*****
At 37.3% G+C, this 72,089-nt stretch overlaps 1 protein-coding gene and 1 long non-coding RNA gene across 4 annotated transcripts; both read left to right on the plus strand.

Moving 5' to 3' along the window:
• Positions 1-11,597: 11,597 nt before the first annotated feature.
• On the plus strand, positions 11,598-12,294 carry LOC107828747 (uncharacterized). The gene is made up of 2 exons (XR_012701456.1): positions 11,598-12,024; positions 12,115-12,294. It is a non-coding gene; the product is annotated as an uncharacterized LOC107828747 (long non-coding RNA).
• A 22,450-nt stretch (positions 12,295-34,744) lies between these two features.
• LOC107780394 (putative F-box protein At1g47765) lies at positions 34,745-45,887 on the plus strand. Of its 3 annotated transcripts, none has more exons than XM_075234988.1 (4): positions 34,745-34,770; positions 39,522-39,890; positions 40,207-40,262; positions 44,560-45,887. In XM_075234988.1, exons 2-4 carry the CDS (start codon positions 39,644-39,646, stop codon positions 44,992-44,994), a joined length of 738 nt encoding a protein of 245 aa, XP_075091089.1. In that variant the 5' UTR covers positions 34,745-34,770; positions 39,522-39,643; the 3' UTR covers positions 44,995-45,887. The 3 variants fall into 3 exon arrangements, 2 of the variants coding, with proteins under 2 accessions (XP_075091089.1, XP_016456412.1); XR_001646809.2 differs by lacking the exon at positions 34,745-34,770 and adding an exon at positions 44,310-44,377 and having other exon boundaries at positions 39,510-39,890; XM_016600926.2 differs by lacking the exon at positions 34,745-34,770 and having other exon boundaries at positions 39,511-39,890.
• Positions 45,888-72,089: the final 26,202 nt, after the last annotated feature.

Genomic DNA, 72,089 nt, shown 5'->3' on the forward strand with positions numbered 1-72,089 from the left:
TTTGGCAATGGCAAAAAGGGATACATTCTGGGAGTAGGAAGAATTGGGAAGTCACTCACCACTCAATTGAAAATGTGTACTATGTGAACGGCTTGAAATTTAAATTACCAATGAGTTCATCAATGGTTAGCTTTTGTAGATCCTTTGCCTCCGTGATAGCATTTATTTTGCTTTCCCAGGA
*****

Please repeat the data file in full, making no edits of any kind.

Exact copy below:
At 37.3% G+C, this 72,089-nt stretch overlaps 1 protein-coding gene and 1 long non-coding RNA gene across 4 annotated transcripts; both read left to right on the plus strand.

Moving 5' to 3' along the window:
• Positions 1-11,597: 11,597 nt before the first annotated feature.
• On the plus strand, positions 11,598-12,294 carry LOC107828747 (uncharacterized). The gene is made up of 2 exons (XR_012701456.1): positions 11,598-12,024; positions 12,115-12,294. It is a non-coding gene; the product is annotated as an uncharacterized LOC107828747 (long non-coding RNA).
• A 22,450-nt stretch (positions 12,295-34,744) lies between these two features.
• LOC107780394 (putative F-box protein At1g47765) lies at positions 34,745-45,887 on the plus strand. Of its 3 annotated transcripts, none has more exons than XM_075234988.1 (4): positions 34,745-34,770; positions 39,522-39,890; positions 40,207-40,262; positions 44,560-45,887. In XM_075234988.1, exons 2-4 carry the CDS (start codon positions 39,644-39,646, stop codon positions 44,992-44,994), a joined length of 738 nt encoding a protein of 245 aa, XP_075091089.1. In that variant the 5' UTR covers positions 34,745-34,770; positions 39,522-39,643; the 3' UTR covers positions 44,995-45,887. The 3 variants fall into 3 exon arrangements, 2 of the variants coding, with proteins under 2 accessions (XP_075091089.1, XP_016456412.1); XR_001646809.2 differs by lacking the exon at positions 34,745-34,770 and adding an exon at positions 44,310-44,377 and having other exon boundaries at positions 39,510-39,890; XM_016600926.2 differs by lacking the exon at positions 34,745-34,770 and having other exon boundaries at positions 39,511-39,890.
• Positions 45,888-72,089: the final 26,202 nt, after the last annotated feature.

Genomic DNA, 72,089 nt, shown 5'->3' on the forward strand with positions numbered 1-72,089 from the left:
TTTGGCAATGGCAAAAAGGGATACATTCTGGGAGTAGGAAGAATTGGGAAGTCACTCACCACTCAATTGAAAATGTGTACTATGTGAACGGCTTGAAATTTAAATTACCAATGAGTTCATCAATGGTTAGCTTTTGTAGATCCTTTGCCTCCGTGATAGCATTTATTTTGCTTTCCCAGGA